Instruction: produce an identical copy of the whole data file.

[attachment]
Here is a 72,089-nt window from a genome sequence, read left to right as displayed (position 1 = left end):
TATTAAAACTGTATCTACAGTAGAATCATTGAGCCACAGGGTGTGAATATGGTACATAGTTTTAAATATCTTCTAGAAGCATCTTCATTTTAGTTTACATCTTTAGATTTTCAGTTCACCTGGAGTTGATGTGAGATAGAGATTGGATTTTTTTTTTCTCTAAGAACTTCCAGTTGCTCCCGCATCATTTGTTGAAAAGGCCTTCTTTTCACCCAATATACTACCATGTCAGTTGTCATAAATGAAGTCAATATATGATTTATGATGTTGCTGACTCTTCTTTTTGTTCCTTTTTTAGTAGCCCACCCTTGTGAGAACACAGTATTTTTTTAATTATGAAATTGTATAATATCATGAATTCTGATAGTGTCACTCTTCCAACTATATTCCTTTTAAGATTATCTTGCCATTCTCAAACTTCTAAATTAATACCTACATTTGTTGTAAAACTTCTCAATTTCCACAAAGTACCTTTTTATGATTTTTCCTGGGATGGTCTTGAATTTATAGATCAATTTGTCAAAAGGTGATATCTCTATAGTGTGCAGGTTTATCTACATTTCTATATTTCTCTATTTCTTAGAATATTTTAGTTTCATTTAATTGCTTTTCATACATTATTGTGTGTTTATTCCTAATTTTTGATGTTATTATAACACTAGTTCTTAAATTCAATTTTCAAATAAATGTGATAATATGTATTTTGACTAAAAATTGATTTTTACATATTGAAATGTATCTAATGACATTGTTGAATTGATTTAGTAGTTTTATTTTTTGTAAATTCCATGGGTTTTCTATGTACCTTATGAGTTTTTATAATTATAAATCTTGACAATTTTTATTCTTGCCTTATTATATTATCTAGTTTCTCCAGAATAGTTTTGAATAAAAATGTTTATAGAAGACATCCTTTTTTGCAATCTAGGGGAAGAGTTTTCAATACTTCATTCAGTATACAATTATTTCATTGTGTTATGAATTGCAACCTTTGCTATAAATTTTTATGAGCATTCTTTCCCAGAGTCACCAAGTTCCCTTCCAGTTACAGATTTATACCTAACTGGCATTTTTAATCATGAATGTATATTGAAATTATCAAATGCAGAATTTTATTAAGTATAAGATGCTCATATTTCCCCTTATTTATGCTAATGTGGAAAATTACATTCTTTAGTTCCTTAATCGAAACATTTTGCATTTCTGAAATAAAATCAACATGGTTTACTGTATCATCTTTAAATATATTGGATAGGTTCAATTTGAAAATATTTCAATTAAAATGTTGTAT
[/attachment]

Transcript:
Here is a 72,089-nt window from a genome sequence, read left to right as displayed (position 1 = left end):
TATTAAAACTGTATCTACAGTAGAATCATTGAGCCACAGGGTGTGAATATGGTACATAGTTTTAAATATCTTCTAGAAGCATCTTCATTTTAGTTTACATCTTTAGATTTTCAGTTCACCTGGAGTTGATGTGAGATAGAGATTGGATTTTTTTTTTCTCTAAGAACTTCCAGTTGCTCCCGCATCATTTGTTGAAAAGGCCTTCTTTTCACCCAATATACTACCATGTCAGTTGTCATAAATGAAGTCAATATATGATTTATGATGTTGCTGACTCTTCTTTTTGTTCCTTTTTTAGTAGCCCACCCTTGTGAGAACACAGTATTTTTTTAATTATGAAATTGTATAATATCATGAATTCTGATAGTGTCACTCTTCCAACTATATTCCTTTTAAGATTATCTTGCCATTCTCAAACTTCTAAATTAATACCTACATTTGTTGTAAAACTTCTCAATTTCCACAAAGTACCTTTTTATGATTTTTCCTGGGATGGTCTTGAATTTATAGATCAATTTGTCAAAAGGTGATATCTCTATAGTGTGCAGGTTTATCTACATTTCTATATTTCTCTATTTCTTAGAATATTTTAGTTTCATTTAATTGCTTTTCATACATTATTGTGTGTTTATTCCTAATTTTTGATGTTATTATAACACTAGTTCTTAAATTCAATTTTCAAATAAATGTGATAATATGTATTTTGACTAAAAATTGATTTTTACATATTGAAATGTATCTAATGACATTGTTGAATTGATTTAGTAGTTTTATTTTTTGTAAATTCCATGGGTTTTCTATGTACCTTATGAGTTTTTATAATTATAAATCTTGACAATTTTTATTCTTGCCTTATTATATTATCTAGTTTCTCCAGAATAGTTTTGAATAAAAATGTTTATAGAAGACATCCTTTTTTGCAATCTAGGGGAAGAGTTTTCAATACTTCATTCAGTATACAATTATTTCATTGTGTTATGAATTGCAACCTTTGCTATAAATTTTTATGAGCATTCTTTCCCAGAGTCACCAAGTTCCCTTCCAGTTACAGATTTATACCTAACTGGCATTTTTAATCATGAATGTATATTGAAATTATCAAATGCAGAATTTTATTAAGTATAAGATGCTCATATTTCCCCTTATTTATGCTAATGTGGAAAATTACATTCTTTAGTTCCTTAATCGAAACATTTTGCATTTCTGAAATAAAATCAACATGGTTTACTGTATCATCTTTAAATATATTGGATAGGTTCAATTTGAAAATATTTCAATTAAAATGTTGTAT